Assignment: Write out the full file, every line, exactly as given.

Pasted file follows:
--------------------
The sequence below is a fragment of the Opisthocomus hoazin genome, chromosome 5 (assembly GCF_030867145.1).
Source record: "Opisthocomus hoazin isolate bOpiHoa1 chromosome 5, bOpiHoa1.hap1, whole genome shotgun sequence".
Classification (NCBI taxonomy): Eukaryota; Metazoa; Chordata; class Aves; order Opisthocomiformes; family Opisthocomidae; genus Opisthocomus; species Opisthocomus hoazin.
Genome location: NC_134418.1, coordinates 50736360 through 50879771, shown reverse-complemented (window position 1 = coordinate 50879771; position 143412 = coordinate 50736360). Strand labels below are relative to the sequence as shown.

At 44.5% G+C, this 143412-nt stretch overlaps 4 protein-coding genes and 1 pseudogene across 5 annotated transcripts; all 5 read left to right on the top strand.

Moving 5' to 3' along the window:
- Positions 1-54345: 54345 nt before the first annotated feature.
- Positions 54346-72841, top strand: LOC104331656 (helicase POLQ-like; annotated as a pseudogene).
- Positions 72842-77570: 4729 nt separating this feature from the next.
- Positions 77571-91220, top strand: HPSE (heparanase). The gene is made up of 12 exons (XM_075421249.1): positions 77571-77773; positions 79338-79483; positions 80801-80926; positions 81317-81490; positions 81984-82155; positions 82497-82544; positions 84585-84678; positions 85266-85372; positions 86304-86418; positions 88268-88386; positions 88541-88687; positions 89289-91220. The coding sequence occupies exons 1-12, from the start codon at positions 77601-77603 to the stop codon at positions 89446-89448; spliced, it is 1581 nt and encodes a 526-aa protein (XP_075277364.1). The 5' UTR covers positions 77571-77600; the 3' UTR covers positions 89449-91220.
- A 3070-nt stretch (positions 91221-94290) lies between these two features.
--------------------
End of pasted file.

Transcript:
The sequence below is a fragment of the Opisthocomus hoazin genome, chromosome 5 (assembly GCF_030867145.1).
Source record: "Opisthocomus hoazin isolate bOpiHoa1 chromosome 5, bOpiHoa1.hap1, whole genome shotgun sequence".
Classification (NCBI taxonomy): Eukaryota; Metazoa; Chordata; class Aves; order Opisthocomiformes; family Opisthocomidae; genus Opisthocomus; species Opisthocomus hoazin.
Genome location: NC_134418.1, coordinates 50736360 through 50879771, shown reverse-complemented (window position 1 = coordinate 50879771; position 143412 = coordinate 50736360). Strand labels below are relative to the sequence as shown.

At 44.5% G+C, this 143412-nt stretch overlaps 4 protein-coding genes and 1 pseudogene across 5 annotated transcripts; all 5 read left to right on the top strand.

Moving 5' to 3' along the window:
- Positions 1-54345: 54345 nt before the first annotated feature.
- Positions 54346-72841, top strand: LOC104331656 (helicase POLQ-like; annotated as a pseudogene).
- Positions 72842-77570: 4729 nt separating this feature from the next.
- Positions 77571-91220, top strand: HPSE (heparanase). The gene is made up of 12 exons (XM_075421249.1): positions 77571-77773; positions 79338-79483; positions 80801-80926; positions 81317-81490; positions 81984-82155; positions 82497-82544; positions 84585-84678; positions 85266-85372; positions 86304-86418; positions 88268-88386; positions 88541-88687; positions 89289-91220. The coding sequence occupies exons 1-12, from the start codon at positions 77601-77603 to the stop codon at positions 89446-89448; spliced, it is 1581 nt and encodes a 526-aa protein (XP_075277364.1). The 5' UTR covers positions 77571-77600; the 3' UTR covers positions 89449-91220.
- A 3070-nt stretch (positions 91221-94290) lies between these two features.